Bitcoin breaks through the $16,000 mark

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Bitcoin breaks through the $16,000 mark

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At the start of the year Bitcoin was valued below $1,000

Bitcoin has breached the $16,000 mark, extending the digital currency’s record-breaking surge.

The cryptocurrency began the year below $1,000 but continues to rise despite warnings of a dangerous bubble.

According to Coindesk.com, Bitcoin reached $16,050.83 (£11, 928.78), having soared over 50% in a week.

The new high comes days before the launch of Bitcoin futures on two exchanges, including the world’s largest futures exchange, CME.

Spread betting firm CMC Markets said the rise had all the symptoms of a bubble market, warning “there is no way to know when the bubble will burst”.

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What is Bitcoin?

There are two key traits of Bitcoin: it is digital and it is seen as an alternative currency.

Unlike the notes or coins in your pocket, it largely exists online.

Secondly, Bitcoin is not printed by governments or traditional banks.

A small but growing number of businesses, including Expedia and Microsoft, accept bitcoins – which work like virtual tokens.

However, the vast majority of users now buy and sell them as a financial investment.

The digital currency’s rapid ascent from around $1,000 at the start of the year has put it in the spotlight.

Critics have said Bitcoin is going through a bubble similar to the dotcom boom, whereas others say it is rising in price because it is crossing into the financial mainstream.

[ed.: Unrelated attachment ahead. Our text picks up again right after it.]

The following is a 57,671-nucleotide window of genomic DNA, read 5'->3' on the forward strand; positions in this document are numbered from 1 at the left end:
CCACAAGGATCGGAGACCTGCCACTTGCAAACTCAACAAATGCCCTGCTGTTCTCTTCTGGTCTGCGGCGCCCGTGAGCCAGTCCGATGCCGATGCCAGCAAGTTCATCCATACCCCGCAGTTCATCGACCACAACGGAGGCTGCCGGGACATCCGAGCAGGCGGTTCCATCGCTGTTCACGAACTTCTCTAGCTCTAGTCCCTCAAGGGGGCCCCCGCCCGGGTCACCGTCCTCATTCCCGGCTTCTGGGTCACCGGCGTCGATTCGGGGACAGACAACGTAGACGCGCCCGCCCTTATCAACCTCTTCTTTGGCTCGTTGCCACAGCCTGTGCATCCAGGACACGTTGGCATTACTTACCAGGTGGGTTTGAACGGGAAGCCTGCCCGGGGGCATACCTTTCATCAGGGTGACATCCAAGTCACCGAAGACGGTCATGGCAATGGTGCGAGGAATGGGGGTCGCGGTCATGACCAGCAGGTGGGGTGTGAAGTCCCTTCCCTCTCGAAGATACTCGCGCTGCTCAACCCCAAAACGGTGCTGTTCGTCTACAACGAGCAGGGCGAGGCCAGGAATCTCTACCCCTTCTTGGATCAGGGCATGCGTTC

Financial regulators have taken a range of views on the status of digital currencies and their risks.

The UK’s Financial Conduct Authority warned investors in September they could lose all their money if they buy digital currencies issued by firms, known as “initial coin offerings”.

But last week a US regulator agreed to let two traditional exchanges, CME Group and CBOE Global Markets, begin trading in Bitcoin-related financial contracts.

The announcement from the Commodity Futures Trading Commission (CFTC) that it will allow investors to buy and sell “future” contracts in bitcoins – an agreement to buy the crypto-currency, for example, in three months time at a certain price – was seen as a watershed moment for Bitcoin.

Cambridge Global Payments director of global product and market strategy Karl Schamotta said that move was behind the latest rally: “The perception in households around the world that the CME and the CBOE are providing legitimacy to Bitcoin is really what is driving the massive rally here.”

But Leonhard Weese, president of the Bitcoin Association of Hong Kong, said the rise in Bitcoin’s value was “mostly motivated by fear of missing out and greed”.

Bitcoins are created through a complex computer process known as mining, and then monitored by a network of computers across the world.

A steady stream of about 3,600 new bitcoins are created a day – with about 16.5 million now in circulation from a maximum limit of 21 million.

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